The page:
JohnP

    I don't blame them either. Making money is good. And if people thought that I was criticizing Microsoft Marketing for their "parties", heck no! I thought it was brilliant....and I was jealous.

    Next time....Penguin suit here I come!
  • Microsoft launch/lunch events

    @JohnP:
    My company also focuses in Linux solutions and, same as yours, attends these events. And many of them are not really cheap ones, but instead organized at a restaurant or hotel. They are really nice to attend. And free --as in beer-- products are really of help when dealing with windows-centric customers, mainly as test tools.

    But we really seldom depend on them in order to communicate with our clients. We have settled in OpenOffice.org and most of our documents are exported to pdf format before they get sent.

    When in need to test Windows products, he have a couple of machines running Virtualbox. They do the job with no hassle.



  • Vista, er, Windows 7 parties.

    Can you imagine the hangover from those Windows parties? The headaches, the nausea, the black,er,blueouts, the regret for the stupid thing you did. And it won't go away, you're stuck with it.
  • parties?

    "On the other hand, Microsoft Marketing has inspired me to suggest something along the same lines to Free Software people. Let's throw a party! Lots of parties!"

    Isn't that what we used to call "installfests"?
  • Ms party

    We're hosting a Win7 launch party. During it I will be wearing a Penguin suit and installing Mythtv/XBMC on the hosts home machines. Might even take some photo's of the Win7 ultimate coaster supporting my beer happy

    After all. Who are we not to waste some of MS's money. I'd encourage all FOSS fans to hold a party celebrating the last of the Microsoft OS's.
  • win 7 party host

    The Company holding the windows 7 parties is house party.com
    I'm pretty sure its costing Microsoft big bucks for this service.
    I applied months ago hoping to host a party, but figured the odds were really low considering i live in Northern Canada. To my surprise i was picked as one of the hosts. After receiving my party pack which contains hundreds of dollars of merchandise including a full copy of windows7 ultimate edition 32 and 64 bit signed by Steve Ballmer himself, I viewed the map of the other part hosts and there are literally thousands of hosts across North America all receiving this same package.

    paying a third party to run the event, shipping hundreds of dollars worth of merchandise at no cost to the hosts as well as other separate marketing campaigns = a ton of money spent!

    So basically "we should not have to pay for marketing" statement is just not exactly what is happening here now is it.
  • Um?

    This seems a bit of an odd post. First, this isn't really Microsoft's idea - it's being arranged through a third party company who specialize in this kind of 'party'. Basically you bring your product to them and they put all this party infrastructure in place. I've forgotten the name of the company, but it's been mentioned in several of the news stories on these events. So it's nothing new, and not original to Microsoft, they just picked this service as one of several they're using to promote 7.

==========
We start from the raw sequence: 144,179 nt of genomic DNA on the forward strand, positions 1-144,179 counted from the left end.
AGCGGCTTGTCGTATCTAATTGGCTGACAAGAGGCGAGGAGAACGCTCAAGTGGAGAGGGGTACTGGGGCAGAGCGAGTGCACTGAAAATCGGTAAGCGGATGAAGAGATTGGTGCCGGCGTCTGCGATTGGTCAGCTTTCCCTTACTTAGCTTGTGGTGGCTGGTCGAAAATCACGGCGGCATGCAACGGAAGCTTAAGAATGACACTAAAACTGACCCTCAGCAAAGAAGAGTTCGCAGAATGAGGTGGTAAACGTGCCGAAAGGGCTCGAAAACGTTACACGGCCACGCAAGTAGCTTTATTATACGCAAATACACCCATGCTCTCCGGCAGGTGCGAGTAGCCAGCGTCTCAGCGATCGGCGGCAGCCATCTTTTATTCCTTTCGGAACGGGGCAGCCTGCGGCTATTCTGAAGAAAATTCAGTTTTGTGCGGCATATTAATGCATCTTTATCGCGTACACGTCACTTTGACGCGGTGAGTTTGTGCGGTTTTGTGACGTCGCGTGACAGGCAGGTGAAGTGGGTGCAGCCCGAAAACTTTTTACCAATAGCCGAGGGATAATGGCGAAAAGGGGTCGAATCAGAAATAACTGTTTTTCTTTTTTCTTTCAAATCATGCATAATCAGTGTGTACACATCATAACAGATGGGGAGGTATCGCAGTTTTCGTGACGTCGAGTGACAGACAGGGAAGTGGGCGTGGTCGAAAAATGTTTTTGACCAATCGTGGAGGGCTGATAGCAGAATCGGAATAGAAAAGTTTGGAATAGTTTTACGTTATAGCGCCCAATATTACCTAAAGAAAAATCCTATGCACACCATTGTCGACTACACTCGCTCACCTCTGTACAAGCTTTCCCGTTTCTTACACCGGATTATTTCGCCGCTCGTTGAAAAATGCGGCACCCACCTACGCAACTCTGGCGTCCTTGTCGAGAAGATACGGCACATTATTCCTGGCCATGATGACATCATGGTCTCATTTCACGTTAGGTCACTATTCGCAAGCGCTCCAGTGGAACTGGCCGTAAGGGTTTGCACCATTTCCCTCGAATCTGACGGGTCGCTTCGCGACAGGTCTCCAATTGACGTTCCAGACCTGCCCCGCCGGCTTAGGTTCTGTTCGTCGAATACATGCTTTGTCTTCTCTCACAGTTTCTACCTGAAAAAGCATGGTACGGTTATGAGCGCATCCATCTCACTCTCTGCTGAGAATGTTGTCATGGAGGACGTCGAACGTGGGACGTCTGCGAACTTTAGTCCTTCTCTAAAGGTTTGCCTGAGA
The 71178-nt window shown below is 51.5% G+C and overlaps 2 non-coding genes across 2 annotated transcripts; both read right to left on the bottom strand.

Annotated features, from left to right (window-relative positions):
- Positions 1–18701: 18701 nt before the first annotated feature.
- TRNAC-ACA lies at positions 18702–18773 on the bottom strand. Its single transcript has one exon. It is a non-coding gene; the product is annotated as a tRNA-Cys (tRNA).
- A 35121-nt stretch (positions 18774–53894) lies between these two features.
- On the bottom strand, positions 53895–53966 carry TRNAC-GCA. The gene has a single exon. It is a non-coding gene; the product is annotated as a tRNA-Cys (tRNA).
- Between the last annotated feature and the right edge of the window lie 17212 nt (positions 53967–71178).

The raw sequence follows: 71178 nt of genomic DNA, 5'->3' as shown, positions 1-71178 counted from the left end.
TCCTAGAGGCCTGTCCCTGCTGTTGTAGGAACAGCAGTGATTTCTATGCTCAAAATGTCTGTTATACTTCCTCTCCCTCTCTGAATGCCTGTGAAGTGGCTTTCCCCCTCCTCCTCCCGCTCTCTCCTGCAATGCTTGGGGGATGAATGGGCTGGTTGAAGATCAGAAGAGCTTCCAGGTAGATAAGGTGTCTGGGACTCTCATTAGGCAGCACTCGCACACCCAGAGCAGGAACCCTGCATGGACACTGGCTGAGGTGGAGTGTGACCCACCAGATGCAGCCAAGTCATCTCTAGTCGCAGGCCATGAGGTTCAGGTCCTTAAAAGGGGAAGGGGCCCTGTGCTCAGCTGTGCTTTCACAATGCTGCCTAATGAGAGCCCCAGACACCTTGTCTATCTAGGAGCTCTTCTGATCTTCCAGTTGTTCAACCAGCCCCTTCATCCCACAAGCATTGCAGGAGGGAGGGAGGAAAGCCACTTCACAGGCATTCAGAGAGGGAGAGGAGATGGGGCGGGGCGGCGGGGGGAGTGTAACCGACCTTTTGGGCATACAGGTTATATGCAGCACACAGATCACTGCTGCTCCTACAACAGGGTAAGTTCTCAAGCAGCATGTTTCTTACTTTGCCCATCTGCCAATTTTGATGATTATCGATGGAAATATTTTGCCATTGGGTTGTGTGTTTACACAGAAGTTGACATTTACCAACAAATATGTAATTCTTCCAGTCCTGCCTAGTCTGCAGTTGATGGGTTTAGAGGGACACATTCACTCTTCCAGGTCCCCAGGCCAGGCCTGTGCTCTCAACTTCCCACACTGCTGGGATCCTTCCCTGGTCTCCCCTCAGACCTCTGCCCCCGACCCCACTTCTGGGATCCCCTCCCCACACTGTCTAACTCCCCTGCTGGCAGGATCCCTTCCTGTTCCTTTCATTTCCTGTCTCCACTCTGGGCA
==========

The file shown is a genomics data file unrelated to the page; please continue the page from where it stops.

Second, um, are you _really_ not aware that distributions have been organizing launch parties for years? Ubuntu, Mandriva, Fedora and many others all co-ordinate community events around the world for each of their launches under the banner of a Release Day or something like that. It's been going on for years. Of course, at Linux parties, everyone actually gets a copy of the frickin' software...
  • What is needed

    What is needed and what I would do if I suddenly became fabulously wealthy, would be to open up a Linux Store.

    My vision of a Linux Store would be a place where you can come in, see various Linux distros operating on various hardware of varying age, and just simply experiment to see how life goes on after IE, after Word, that there are better alternatives out there in open source, that installing Linux is a piece of cake.

    And of course, there could be CDs and DVDs available for purchase of some distro you want to install on your computer.

    The staff in the store would be knowledgeable, but also able to refer you to online resources for further information, about how to partition your drive to set up a dual-boot system.

    This is at least the kind of thing that is needed to fight the proprietary mentality that gets reinforced by the stores that sell the computers with Windows or MacOS preinstalled.
  • Thanks

    Thanks for commenting your personal experience. We like to know whats going on the other side of river.
  • Not the whole story here

    I attended a "Windows7 and Server 2008R2 Launch" for developers and Enterprise IT professionals in Atlanta last week hosted by Microsoft. I didn't pay any money and neither did my company. It wasn't done poorly, but it wasn't extravagant either. It was held at a movie theater in a fairly central part of town with free coffee, pastries and other nominal freebies from a few sponsoring companies.

    In the end, I wasted 4 hours there since I and my company use Linux. We avoid Microsoft solutions for a number of reasons, but we do use them where they fit OR where the customer demands it.

    At the end of the morning session, we were able to get free copies of Win7 Ultimate, not trial-ware, but real licenses. If you work in enterprise IT solutions, you either use "some" Microsoft tools or fight with incompatibilities in simply exchanging documents with your clients.

    BTW, at this launch, there were many, many Microsoft fanatics. People who have determined they can just join up as a Microsoft partner and make lots of money. I can't blame them.